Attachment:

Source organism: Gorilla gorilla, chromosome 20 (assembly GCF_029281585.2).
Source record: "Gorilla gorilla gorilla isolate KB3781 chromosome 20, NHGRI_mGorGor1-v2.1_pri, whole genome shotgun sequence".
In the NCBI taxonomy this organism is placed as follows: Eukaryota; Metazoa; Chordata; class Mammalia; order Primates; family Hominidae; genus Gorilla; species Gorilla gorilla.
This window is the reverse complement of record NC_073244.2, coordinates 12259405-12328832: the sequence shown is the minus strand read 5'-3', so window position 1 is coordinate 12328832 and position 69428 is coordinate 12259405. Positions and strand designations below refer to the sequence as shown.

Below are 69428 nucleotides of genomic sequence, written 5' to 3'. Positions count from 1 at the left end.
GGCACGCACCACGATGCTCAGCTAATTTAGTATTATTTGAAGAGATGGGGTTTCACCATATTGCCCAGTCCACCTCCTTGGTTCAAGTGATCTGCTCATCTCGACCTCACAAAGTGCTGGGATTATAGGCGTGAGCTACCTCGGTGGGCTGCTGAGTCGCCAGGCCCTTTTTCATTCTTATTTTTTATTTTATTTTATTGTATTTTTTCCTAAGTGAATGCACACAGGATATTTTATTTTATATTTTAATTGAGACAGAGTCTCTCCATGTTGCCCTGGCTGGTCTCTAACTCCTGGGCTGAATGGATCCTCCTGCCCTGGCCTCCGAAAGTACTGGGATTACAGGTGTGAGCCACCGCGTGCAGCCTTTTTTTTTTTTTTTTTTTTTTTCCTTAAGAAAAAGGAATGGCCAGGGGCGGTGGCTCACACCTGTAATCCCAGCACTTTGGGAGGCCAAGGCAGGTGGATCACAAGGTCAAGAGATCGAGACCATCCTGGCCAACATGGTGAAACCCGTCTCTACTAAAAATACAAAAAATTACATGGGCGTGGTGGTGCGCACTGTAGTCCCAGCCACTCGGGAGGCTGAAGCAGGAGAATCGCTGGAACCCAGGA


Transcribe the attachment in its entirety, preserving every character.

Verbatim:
Source organism: Gorilla gorilla, chromosome 20 (assembly GCF_029281585.2).
Source record: "Gorilla gorilla gorilla isolate KB3781 chromosome 20, NHGRI_mGorGor1-v2.1_pri, whole genome shotgun sequence".
In the NCBI taxonomy this organism is placed as follows: Eukaryota; Metazoa; Chordata; class Mammalia; order Primates; family Hominidae; genus Gorilla; species Gorilla gorilla.
This window is the reverse complement of record NC_073244.2, coordinates 12259405-12328832: the sequence shown is the minus strand read 5'-3', so window position 1 is coordinate 12328832 and position 69428 is coordinate 12259405. Positions and strand designations below refer to the sequence as shown.

Below are 69428 nucleotides of genomic sequence, written 5' to 3'. Positions count from 1 at the left end.
GGCACGCACCACGATGCTCAGCTAATTTAGTATTATTTGAAGAGATGGGGTTTCACCATATTGCCCAGTCCACCTCCTTGGTTCAAGTGATCTGCTCATCTCGACCTCACAAAGTGCTGGGATTATAGGCGTGAGCTACCTCGGTGGGCTGCTGAGTCGCCAGGCCCTTTTTCATTCTTATTTTTTATTTTATTTTATTGTATTTTTTCCTAAGTGAATGCACACAGGATATTTTATTTTATATTTTAATTGAGACAGAGTCTCTCCATGTTGCCCTGGCTGGTCTCTAACTCCTGGGCTGAATGGATCCTCCTGCCCTGGCCTCCGAAAGTACTGGGATTACAGGTGTGAGCCACCGCGTGCAGCCTTTTTTTTTTTTTTTTTTTTTTTCCTTAAGAAAAAGGAATGGCCAGGGGCGGTGGCTCACACCTGTAATCCCAGCACTTTGGGAGGCCAAGGCAGGTGGATCACAAGGTCAAGAGATCGAGACCATCCTGGCCAACATGGTGAAACCCGTCTCTACTAAAAATACAAAAAATTACATGGGCGTGGTGGTGCGCACTGTAGTCCCAGCCACTCGGGAGGCTGAAGCAGGAGAATCGCTGGAACCCAGGA